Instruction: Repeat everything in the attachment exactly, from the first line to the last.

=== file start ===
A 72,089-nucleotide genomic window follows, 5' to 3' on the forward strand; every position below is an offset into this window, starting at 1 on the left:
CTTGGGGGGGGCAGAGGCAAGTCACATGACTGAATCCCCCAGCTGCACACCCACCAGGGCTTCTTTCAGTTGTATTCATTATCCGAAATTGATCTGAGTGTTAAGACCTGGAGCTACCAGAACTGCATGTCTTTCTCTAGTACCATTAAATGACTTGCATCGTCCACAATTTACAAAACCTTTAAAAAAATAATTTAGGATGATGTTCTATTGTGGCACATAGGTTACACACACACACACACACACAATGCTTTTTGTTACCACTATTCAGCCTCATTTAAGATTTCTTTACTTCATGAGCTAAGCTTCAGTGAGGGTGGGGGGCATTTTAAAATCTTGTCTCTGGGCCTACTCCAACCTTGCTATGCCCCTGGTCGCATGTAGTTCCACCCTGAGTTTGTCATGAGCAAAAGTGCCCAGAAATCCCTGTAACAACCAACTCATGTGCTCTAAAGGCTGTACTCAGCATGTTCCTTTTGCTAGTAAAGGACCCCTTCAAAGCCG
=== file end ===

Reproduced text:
A 72,089-nucleotide genomic window follows, 5' to 3' on the forward strand; every position below is an offset into this window, starting at 1 on the left:
CTTGGGGGGGGCAGAGGCAAGTCACATGACTGAATCCCCCAGCTGCACACCCACCAGGGCTTCTTTCAGTTGTATTCATTATCCGAAATTGATCTGAGTGTTAAGACCTGGAGCTACCAGAACTGCATGTCTTTCTCTAGTACCATTAAATGACTTGCATCGTCCACAATTTACAAAACCTTTAAAAAAATAATTTAGGATGATGTTCTATTGTGGCACATAGGTTACACACACACACACACACACAATGCTTTTTGTTACCACTATTCAGCCTCATTTAAGATTTCTTTACTTCATGAGCTAAGCTTCAGTGAGGGTGGGGGGCATTTTAAAATCTTGTCTCTGGGCCTACTCCAACCTTGCTATGCCCCTGGTCGCATGTAGTTCCACCCTGAGTTTGTCATGAGCAAAAGTGCCCAGAAATCCCTGTAACAACCAACTCATGTGCTCTAAAGGCTGTACTCAGCATGTTCCTTTTGCTAGTAAAGGACCCCTTCAAAGCCG